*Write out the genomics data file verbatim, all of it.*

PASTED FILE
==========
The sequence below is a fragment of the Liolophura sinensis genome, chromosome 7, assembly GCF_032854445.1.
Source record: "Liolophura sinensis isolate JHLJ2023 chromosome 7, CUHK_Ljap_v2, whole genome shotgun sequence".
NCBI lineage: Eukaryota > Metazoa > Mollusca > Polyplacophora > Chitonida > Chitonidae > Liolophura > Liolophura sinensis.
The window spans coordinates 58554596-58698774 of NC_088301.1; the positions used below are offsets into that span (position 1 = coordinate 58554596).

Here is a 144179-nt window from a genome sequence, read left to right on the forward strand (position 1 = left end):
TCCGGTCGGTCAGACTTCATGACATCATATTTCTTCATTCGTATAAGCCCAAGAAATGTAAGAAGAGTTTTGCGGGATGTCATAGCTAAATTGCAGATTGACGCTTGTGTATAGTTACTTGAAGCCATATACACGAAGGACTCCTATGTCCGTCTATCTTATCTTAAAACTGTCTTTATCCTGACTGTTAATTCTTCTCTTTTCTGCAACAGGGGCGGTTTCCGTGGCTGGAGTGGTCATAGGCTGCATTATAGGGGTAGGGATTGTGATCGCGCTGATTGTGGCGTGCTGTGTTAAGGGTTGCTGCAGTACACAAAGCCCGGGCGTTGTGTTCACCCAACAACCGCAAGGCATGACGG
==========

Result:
The sequence below is a fragment of the Liolophura sinensis genome, chromosome 7, assembly GCF_032854445.1.
Source record: "Liolophura sinensis isolate JHLJ2023 chromosome 7, CUHK_Ljap_v2, whole genome shotgun sequence".
NCBI lineage: Eukaryota > Metazoa > Mollusca > Polyplacophora > Chitonida > Chitonidae > Liolophura > Liolophura sinensis.
The window spans coordinates 58554596-58698774 of NC_088301.1; the positions used below are offsets into that span (position 1 = coordinate 58554596).

Here is a 144179-nt window from a genome sequence, read left to right on the forward strand (position 1 = left end):
TCCGGTCGGTCAGACTTCATGACATCATATTTCTTCATTCGTATAAGCCCAAGAAATGTAAGAAGAGTTTTGCGGGATGTCATAGCTAAATTGCAGATTGACGCTTGTGTATAGTTACTTGAAGCCATATACACGAAGGACTCCTATGTCCGTCTATCTTATCTTAAAACTGTCTTTATCCTGACTGTTAATTCTTCTCTTTTCTGCAACAGGGGCGGTTTCCGTGGCTGGAGTGGTCATAGGCTGCATTATAGGGGTAGGGATTGTGATCGCGCTGATTGTGGCGTGCTGTGTTAAGGGTTGCTGCAGTACACAAAGCCCGGGCGTTGTGTTCACCCAACAACCGCAAGGCATGACGG